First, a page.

So you’re thinking of buying a thatched property?

Properties with thatched roofs are highly sought after. They look fantastic and come with a range of other benefits that you don’t get with a regular property. Thatched roof properties are usually found in small villages and areas in the countryside, adding to their appeal and charm. Depending on the type of area you want to live in, you may not always be able to find a thatched property that fits your budget.

Advantages of a thatched roof

Whilst the appearance of thatched roof properties are a big part of their appeal, it’s not the only reason to consider buying one. Thatched roofs come with some other key benefits, as listed below.

  • Excellent insulation – A thatched roof acts as an insulator, which means it keeps the property cool during warm spells and doesn’t allow heat to escape during the winter months. This provides the added benefit of allowing you to save a considerable amount on your heating bill.
  • Waterproof – Thatched roofs are also completely waterproof, which means no moisture will penetrate through them.
  • Long-lasting – The amount of time that a thatched roof will last depends on factors such as the materials used and how well it’s maintained. However, a Water Reed (or Norfolk Reed) thatched roof can last from 50-60 years.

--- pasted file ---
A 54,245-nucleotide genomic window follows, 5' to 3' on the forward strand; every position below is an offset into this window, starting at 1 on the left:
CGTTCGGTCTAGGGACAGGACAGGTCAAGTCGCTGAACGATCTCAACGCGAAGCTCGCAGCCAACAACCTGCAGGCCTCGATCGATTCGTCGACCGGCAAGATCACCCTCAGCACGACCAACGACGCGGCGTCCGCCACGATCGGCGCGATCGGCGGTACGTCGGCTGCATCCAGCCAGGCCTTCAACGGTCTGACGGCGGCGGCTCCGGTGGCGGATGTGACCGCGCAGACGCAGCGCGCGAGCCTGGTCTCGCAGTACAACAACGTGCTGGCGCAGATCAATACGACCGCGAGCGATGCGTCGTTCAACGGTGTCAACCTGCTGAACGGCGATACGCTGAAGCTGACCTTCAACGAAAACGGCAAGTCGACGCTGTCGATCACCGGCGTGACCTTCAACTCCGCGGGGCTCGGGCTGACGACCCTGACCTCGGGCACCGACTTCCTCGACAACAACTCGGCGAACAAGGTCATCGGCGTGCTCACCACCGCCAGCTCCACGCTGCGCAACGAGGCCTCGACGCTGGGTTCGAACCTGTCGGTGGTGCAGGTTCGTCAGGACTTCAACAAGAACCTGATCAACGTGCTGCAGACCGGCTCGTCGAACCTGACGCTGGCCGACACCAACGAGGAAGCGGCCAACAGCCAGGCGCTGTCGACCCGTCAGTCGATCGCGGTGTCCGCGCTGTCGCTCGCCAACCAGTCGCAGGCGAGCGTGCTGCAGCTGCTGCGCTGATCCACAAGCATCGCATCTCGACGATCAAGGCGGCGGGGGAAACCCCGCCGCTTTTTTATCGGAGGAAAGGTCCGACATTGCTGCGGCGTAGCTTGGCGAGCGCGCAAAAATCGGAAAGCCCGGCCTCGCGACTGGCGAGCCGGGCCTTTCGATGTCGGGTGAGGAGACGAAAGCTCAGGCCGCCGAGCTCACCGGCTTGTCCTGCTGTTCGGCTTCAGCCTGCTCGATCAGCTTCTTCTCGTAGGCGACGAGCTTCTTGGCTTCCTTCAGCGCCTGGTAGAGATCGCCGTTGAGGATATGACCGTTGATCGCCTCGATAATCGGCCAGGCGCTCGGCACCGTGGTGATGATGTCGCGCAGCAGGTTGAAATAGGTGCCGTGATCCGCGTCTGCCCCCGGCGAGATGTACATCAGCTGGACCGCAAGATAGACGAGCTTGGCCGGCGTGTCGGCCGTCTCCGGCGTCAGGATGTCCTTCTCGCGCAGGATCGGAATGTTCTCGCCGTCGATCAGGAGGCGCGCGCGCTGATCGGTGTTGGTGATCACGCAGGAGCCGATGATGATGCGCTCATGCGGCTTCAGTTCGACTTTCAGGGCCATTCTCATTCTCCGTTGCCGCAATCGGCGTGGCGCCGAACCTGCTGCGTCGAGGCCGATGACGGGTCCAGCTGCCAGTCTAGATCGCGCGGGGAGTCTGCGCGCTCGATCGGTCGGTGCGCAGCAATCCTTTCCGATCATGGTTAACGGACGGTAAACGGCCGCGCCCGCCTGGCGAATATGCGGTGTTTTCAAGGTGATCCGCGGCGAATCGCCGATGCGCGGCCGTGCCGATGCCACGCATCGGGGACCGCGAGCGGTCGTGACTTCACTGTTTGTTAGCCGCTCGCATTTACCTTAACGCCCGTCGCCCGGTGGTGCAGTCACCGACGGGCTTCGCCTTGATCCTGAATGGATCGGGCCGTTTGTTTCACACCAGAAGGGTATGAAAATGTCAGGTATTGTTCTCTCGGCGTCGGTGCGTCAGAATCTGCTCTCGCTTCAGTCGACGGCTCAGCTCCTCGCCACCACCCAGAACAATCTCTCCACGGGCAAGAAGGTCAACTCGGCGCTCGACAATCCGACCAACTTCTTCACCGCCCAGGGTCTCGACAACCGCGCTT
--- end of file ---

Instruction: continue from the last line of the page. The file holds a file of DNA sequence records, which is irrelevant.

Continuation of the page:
Things to consider

If you’re looking for a thatched roof property then there are certain things you should consider first. These include –

  • You must take the proper precautions for fire safety – One of the biggest concerns that people have is that thatched properties are more likely to catch fire. Whilst a thatched is certainly more flammable than the roof of a regular home, this doesn’t need to be an issue if you take the proper precautions. An incredibly important part of fire safety when you own a thatched property is to ensure that the chimney pot is pointed property in order to prevent any hot gases from being able to seep into the thatch. Getting a chimney flue liner is always recommended when you own a thatched property too. Of course, you should never have bonfires close to a thatched property since any small embers from it could easily start a fire.
  • The roof may need to be re-thatched at some point – Depending on how old the thatched roof is and how well it’s been maintained, you may need to get it re-thatched sooner rather than later. If you do need to get it re-thatched then you should be very picky about who you hire to do it, since thatching is an art that takes years of experience to master. It’s not unusual for master thatchers to be booked months in advance.
  • Home insurance is typically higher – Home insurance is usually higher for thatched roof properties. This is because they’re perceived to be at greater risk of fire damage. There are specialist insurance providers who offer cover for thatched roof properties however. You can get quotes from a panel of thatched property

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